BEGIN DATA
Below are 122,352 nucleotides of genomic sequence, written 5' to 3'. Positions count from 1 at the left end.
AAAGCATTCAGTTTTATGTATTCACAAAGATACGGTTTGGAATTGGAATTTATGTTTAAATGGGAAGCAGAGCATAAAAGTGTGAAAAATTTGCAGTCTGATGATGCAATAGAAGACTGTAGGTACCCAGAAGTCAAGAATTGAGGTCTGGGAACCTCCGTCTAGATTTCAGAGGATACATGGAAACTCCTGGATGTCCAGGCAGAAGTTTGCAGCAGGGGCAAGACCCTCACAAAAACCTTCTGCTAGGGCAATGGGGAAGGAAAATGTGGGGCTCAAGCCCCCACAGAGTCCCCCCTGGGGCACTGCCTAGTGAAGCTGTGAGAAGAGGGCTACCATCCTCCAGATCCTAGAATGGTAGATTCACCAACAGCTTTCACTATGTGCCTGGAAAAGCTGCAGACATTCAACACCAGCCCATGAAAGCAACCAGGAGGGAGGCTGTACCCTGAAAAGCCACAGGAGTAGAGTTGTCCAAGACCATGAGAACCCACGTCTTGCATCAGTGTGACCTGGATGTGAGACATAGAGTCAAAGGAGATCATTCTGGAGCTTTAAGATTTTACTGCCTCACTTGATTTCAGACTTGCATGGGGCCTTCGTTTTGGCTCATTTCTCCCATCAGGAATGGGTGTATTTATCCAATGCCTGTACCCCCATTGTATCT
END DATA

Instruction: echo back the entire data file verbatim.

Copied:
Below are 122,352 nucleotides of genomic sequence, written 5' to 3'. Positions count from 1 at the left end.
AAAGCATTCAGTTTTATGTATTCACAAAGATACGGTTTGGAATTGGAATTTATGTTTAAATGGGAAGCAGAGCATAAAAGTGTGAAAAATTTGCAGTCTGATGATGCAATAGAAGACTGTAGGTACCCAGAAGTCAAGAATTGAGGTCTGGGAACCTCCGTCTAGATTTCAGAGGATACATGGAAACTCCTGGATGTCCAGGCAGAAGTTTGCAGCAGGGGCAAGACCCTCACAAAAACCTTCTGCTAGGGCAATGGGGAAGGAAAATGTGGGGCTCAAGCCCCCACAGAGTCCCCCCTGGGGCACTGCCTAGTGAAGCTGTGAGAAGAGGGCTACCATCCTCCAGATCCTAGAATGGTAGATTCACCAACAGCTTTCACTATGTGCCTGGAAAAGCTGCAGACATTCAACACCAGCCCATGAAAGCAACCAGGAGGGAGGCTGTACCCTGAAAAGCCACAGGAGTAGAGTTGTCCAAGACCATGAGAACCCACGTCTTGCATCAGTGTGACCTGGATGTGAGACATAGAGTCAAAGGAGATCATTCTGGAGCTTTAAGATTTTACTGCCTCACTTGATTTCAGACTTGCATGGGGCCTTCGTTTTGGCTCATTTCTCCCATCAGGAATGGGTGTATTTATCCAATGCCTGTACCCCCATTGTATCT